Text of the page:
10722 - Super Lucky Numbers

All about problems in Volume 107. If there is a thread about your problem, please use it. If not, create one with its number in the subject.

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anupam
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10722 - Super Lucky Numbers

Post by anupam » Wed Sep 22, 2004 12:36 am

I have used the formula for each base and n
for n>2 : answer= (base-1)base^(n-1) - base^(n-2) - (n-2)(base-1)base(n-3)
for n=2: answer= base(base-1)-1
for n=1 answer=base (confused: (base-1) ?)
got TLE. Then I used DP to calculate the whole table for each base^n and then used the same formula. but this time got WA at 3.84
Is there any trick in the problem? (how to solve it within 2 s?)
Can anybody post some test cases here??
"Everything should be made simple, but not always simpler"

Adrian Kuegel
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Post by Adrian Kuegel » Wed Sep 22, 2004 1:36 am

I think your formula is wrong.
I haven't solved the problem so far, but I solved 10712, and I used it to calculate the answer for following test case:
10 4

answer should be:
8721

since there are 279 numbers in the range 1000 - 9999 that contain 13 as subsequence (calculated with my AC program for 10712).

your formula produces 8720 (and for bigger n it will be a bigger difference to correct value)

anupam
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Post by anupam » Wed Sep 22, 2004 1:44 am

Please help to find what's wrong with my formula:

for n>2, there are n-1 ways to put 13.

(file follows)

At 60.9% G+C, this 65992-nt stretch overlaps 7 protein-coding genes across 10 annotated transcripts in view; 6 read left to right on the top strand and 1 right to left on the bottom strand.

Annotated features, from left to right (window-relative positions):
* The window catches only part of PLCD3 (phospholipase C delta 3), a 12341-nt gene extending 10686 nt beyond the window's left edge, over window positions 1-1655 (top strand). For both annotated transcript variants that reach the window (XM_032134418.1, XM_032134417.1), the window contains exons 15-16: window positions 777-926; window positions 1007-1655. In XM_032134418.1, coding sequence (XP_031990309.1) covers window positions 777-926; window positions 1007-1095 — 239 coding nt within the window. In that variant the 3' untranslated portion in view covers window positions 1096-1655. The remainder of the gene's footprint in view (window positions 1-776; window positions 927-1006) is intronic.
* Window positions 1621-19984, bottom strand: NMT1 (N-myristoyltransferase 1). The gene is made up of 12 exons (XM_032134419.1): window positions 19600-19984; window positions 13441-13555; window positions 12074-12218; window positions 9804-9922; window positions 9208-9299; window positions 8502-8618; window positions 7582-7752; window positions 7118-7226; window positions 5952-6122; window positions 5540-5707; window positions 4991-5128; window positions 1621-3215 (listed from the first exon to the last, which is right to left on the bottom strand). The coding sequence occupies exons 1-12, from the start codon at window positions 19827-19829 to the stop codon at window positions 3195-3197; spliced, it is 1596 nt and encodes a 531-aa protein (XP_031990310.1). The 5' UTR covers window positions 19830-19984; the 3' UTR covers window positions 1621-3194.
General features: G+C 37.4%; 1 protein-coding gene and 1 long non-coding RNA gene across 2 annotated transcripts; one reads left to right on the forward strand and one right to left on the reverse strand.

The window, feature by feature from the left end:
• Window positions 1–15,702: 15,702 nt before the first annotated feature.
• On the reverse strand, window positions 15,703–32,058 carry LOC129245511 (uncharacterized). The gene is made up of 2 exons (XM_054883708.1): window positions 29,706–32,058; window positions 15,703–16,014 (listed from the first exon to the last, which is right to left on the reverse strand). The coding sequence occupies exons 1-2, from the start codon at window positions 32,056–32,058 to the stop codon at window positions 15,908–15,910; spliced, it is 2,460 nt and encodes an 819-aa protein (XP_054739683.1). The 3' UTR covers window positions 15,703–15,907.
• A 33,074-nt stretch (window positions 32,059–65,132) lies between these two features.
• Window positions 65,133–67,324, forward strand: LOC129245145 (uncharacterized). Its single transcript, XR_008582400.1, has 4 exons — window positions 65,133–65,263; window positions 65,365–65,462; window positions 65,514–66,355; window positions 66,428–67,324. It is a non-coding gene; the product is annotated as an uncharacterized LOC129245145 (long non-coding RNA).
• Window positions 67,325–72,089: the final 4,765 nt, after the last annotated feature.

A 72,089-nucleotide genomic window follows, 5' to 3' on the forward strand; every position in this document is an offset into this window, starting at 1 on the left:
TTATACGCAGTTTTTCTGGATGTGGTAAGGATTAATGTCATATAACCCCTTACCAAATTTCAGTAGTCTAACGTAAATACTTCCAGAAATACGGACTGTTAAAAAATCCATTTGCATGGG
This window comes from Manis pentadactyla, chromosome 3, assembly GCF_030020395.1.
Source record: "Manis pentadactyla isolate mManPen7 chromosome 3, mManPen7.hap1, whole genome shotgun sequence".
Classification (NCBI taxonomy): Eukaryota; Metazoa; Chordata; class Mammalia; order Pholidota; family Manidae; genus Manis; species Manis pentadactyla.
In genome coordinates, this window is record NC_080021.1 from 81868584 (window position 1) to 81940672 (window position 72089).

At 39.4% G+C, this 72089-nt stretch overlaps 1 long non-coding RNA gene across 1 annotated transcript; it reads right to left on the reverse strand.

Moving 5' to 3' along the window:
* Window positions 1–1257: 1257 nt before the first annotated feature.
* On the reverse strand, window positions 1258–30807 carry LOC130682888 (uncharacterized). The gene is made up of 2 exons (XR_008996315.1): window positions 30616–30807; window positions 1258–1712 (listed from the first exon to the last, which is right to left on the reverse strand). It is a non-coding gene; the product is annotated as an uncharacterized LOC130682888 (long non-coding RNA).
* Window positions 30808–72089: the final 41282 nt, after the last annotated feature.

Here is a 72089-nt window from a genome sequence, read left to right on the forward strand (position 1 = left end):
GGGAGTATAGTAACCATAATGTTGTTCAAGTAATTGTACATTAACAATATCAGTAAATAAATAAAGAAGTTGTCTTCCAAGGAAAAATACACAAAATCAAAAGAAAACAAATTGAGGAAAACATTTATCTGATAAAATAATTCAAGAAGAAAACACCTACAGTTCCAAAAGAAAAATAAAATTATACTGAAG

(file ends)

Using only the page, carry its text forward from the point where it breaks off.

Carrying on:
there are total combination (base-1)*pow(base,n-1) as leading 0 is not allowed.
again if there are four digits (let
A B C D
we can put 13 in AB, BC, CD positions.
Incase of AB (Only case where 13 is in the first position). So we can have base^(n-2) combinations for the position C and D.
Then we can move it to BC and total number of combination is
(base-1)*base^(n-3) as leading zero is not allowed
There are n-2 positions like BC (13 is not in the leading position).
So, what's wrong eith the formula,
totalcase-leading 13 case-other 13 cases?
Help me please,
"Everything should be made simple, but not always simpler"

anupam
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Post by anupam » Wed Sep 22, 2004 2:00 am

OOPs, I think I am counting things twice. Is it the case? Adrian, I think I missed the case 1313. :oops:
"Everything should be made simple, but not always simpler"

Adrian Kuegel
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Post by Adrian Kuegel » Wed Sep 22, 2004 2:23 am

You are counting some occurences of 13 more than once
if you say, AB contains 13, and CD are any digit, then CD can also have 13.
Later you calculate again this occurence of 13 at CD !!!

By the way, there is an easy dp recurrence with which you can fill the whole table in O(maxb * maxn * #digits of biggest number)
Hint: you only want to know if at previous position a 1 was used or not. If there was no 1, you can chose any digit at current position.

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abishek
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10722 - Super Lucky Numbers

Post by abishek » Wed Sep 22, 2004 11:26 am

hi,